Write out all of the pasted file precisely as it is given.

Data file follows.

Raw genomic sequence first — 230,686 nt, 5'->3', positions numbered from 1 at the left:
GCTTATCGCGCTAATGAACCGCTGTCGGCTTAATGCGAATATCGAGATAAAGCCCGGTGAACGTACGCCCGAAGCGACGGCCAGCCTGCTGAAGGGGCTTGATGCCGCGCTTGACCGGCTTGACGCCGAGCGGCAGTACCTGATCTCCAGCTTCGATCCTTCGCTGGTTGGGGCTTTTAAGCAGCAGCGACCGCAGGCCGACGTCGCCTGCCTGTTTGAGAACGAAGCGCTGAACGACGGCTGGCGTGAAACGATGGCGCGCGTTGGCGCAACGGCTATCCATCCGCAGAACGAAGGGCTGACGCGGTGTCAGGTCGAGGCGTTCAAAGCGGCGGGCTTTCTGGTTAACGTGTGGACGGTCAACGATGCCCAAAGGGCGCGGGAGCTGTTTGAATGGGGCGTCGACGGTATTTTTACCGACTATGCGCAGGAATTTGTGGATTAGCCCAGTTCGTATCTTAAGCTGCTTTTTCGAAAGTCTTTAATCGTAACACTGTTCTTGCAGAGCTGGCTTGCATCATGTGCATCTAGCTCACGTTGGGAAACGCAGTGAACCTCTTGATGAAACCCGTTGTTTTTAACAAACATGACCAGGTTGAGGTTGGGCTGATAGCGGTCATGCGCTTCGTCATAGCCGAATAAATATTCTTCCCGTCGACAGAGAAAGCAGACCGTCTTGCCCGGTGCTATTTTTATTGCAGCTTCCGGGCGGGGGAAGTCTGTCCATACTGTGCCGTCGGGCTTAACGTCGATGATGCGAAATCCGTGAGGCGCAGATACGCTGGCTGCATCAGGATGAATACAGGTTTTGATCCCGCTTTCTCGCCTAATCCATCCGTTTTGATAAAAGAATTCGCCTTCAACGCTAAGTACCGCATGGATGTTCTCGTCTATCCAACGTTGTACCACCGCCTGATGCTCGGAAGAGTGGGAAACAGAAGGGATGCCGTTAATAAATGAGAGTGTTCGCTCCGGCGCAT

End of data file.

Raw genomic sequence first — 230,686 nt, 5'->3', positions numbered from 1 at the left:
GCTTATCGCGCTAATGAACCGCTGTCGGCTTAATGCGAATATCGAGATAAAGCCCGGTGAACGTACGCCCGAAGCGACGGCCAGCCTGCTGAAGGGGCTTGATGCCGCGCTTGACCGGCTTGACGCCGAGCGGCAGTACCTGATCTCCAGCTTCGATCCTTCGCTGGTTGGGGCTTTTAAGCAGCAGCGACCGCAGGCCGACGTCGCCTGCCTGTTTGAGAACGAAGCGCTGAACGACGGCTGGCGTGAAACGATGGCGCGCGTTGGCGCAACGGCTATCCATCCGCAGAACGAAGGGCTGACGCGGTGTCAGGTCGAGGCGTTCAAAGCGGCGGGCTTTCTGGTTAACGTGTGGACGGTCAACGATGCCCAAAGGGCGCGGGAGCTGTTTGAATGGGGCGTCGACGGTATTTTTACCGACTATGCGCAGGAATTTGTGGATTAGCCCAGTTCGTATCTTAAGCTGCTTTTTCGAAAGTCTTTAATCGTAACACTGTTCTTGCAGAGCTGGCTTGCATCATGTGCATCTAGCTCACGTTGGGAAACGCAGTGAACCTCTTGATGAAACCCGTTGTTTTTAACAAACATGACCAGGTTGAGGTTGGGCTGATAGCGGTCATGCGCTTCGTCATAGCCGAATAAATATTCTTCCCGTCGACAGAGAAAGCAGACCGTCTTGCCCGGTGCTATTTTTATTGCAGCTTCCGGGCGGGGGAAGTCTGTCCATACTGTGCCGTCGGGCTTAACGTCGATGATGCGAAATCCGTGAGGCGCAGATACGCTGGCTGCATCAGGATGAATACAGGTTTTGATCCCGCTTTCTCGCCTAATCCATCCGTTTTGATAAAAGAATTCGCCTTCAACGCTAAGTACCGCATGGATGTTCTCGTCTATCCAACGTTGTACCACCGCCTGATGCTCGGAAGAGTGGGAAACAGAAGGGATGCCGTTAATAAATGAGAGTGTTCGCTCCGGCGCAT